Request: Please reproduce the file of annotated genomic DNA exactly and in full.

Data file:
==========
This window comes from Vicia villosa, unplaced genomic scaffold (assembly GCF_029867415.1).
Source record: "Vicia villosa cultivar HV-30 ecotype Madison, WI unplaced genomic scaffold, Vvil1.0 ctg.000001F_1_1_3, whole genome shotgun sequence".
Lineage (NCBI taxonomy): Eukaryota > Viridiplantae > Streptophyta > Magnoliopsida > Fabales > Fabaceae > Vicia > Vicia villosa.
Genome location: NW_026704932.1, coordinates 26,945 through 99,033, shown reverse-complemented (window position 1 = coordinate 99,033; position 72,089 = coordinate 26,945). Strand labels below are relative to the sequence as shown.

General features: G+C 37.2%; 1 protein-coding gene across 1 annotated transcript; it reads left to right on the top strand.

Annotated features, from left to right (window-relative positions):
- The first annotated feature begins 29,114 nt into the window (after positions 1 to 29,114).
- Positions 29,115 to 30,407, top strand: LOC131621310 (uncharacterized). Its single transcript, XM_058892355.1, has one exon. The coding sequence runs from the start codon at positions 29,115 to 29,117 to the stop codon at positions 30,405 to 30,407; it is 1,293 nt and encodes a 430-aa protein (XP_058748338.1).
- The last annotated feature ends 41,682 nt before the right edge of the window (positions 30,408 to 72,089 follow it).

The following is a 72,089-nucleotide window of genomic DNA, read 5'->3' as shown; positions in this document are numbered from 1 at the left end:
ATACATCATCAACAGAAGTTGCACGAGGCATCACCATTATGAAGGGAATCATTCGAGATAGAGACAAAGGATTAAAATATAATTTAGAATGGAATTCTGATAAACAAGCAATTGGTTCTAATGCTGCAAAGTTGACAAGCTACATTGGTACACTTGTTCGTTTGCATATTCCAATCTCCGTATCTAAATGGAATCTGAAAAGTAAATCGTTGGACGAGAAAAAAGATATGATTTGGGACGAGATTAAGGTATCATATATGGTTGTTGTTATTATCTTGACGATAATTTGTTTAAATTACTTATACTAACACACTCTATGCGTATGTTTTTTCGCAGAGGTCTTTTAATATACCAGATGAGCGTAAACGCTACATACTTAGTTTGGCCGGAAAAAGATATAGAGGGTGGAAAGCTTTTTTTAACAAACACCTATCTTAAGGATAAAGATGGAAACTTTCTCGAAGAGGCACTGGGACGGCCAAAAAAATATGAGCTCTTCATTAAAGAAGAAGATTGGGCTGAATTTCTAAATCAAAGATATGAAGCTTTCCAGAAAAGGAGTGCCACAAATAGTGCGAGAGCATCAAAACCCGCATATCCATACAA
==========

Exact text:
This window comes from Vicia villosa, unplaced genomic scaffold (assembly GCF_029867415.1).
Source record: "Vicia villosa cultivar HV-30 ecotype Madison, WI unplaced genomic scaffold, Vvil1.0 ctg.000001F_1_1_3, whole genome shotgun sequence".
Lineage (NCBI taxonomy): Eukaryota > Viridiplantae > Streptophyta > Magnoliopsida > Fabales > Fabaceae > Vicia > Vicia villosa.
Genome location: NW_026704932.1, coordinates 26,945 through 99,033, shown reverse-complemented (window position 1 = coordinate 99,033; position 72,089 = coordinate 26,945). Strand labels below are relative to the sequence as shown.

General features: G+C 37.2%; 1 protein-coding gene across 1 annotated transcript; it reads left to right on the top strand.

Annotated features, from left to right (window-relative positions):
- The first annotated feature begins 29,114 nt into the window (after positions 1 to 29,114).
- Positions 29,115 to 30,407, top strand: LOC131621310 (uncharacterized). Its single transcript, XM_058892355.1, has one exon. The coding sequence runs from the start codon at positions 29,115 to 29,117 to the stop codon at positions 30,405 to 30,407; it is 1,293 nt and encodes a 430-aa protein (XP_058748338.1).
- The last annotated feature ends 41,682 nt before the right edge of the window (positions 30,408 to 72,089 follow it).

The following is a 72,089-nucleotide window of genomic DNA, read 5'->3' as shown; positions in this document are numbered from 1 at the left end:
ATACATCATCAACAGAAGTTGCACGAGGCATCACCATTATGAAGGGAATCATTCGAGATAGAGACAAAGGATTAAAATATAATTTAGAATGGAATTCTGATAAACAAGCAATTGGTTCTAATGCTGCAAAGTTGACAAGCTACATTGGTACACTTGTTCGTTTGCATATTCCAATCTCCGTATCTAAATGGAATCTGAAAAGTAAATCGTTGGACGAGAAAAAAGATATGATTTGGGACGAGATTAAGGTATCATATATGGTTGTTGTTATTATCTTGACGATAATTTGTTTAAATTACTTATACTAACACACTCTATGCGTATGTTTTTTCGCAGAGGTCTTTTAATATACCAGATGAGCGTAAACGCTACATACTTAGTTTGGCCGGAAAAAGATATAGAGGGTGGAAAGCTTTTTTTAACAAACACCTATCTTAAGGATAAAGATGGAAACTTTCTCGAAGAGGCACTGGGACGGCCAAAAAAATATGAGCTCTTCATTAAAGAAGAAGATTGGGCTGAATTTCTAAATCAAAGATATGAAGCTTTCCAGAAAAGGAGTGCCACAAATAGTGCGAGAGCATCAAAACCCGCATATCCATACAA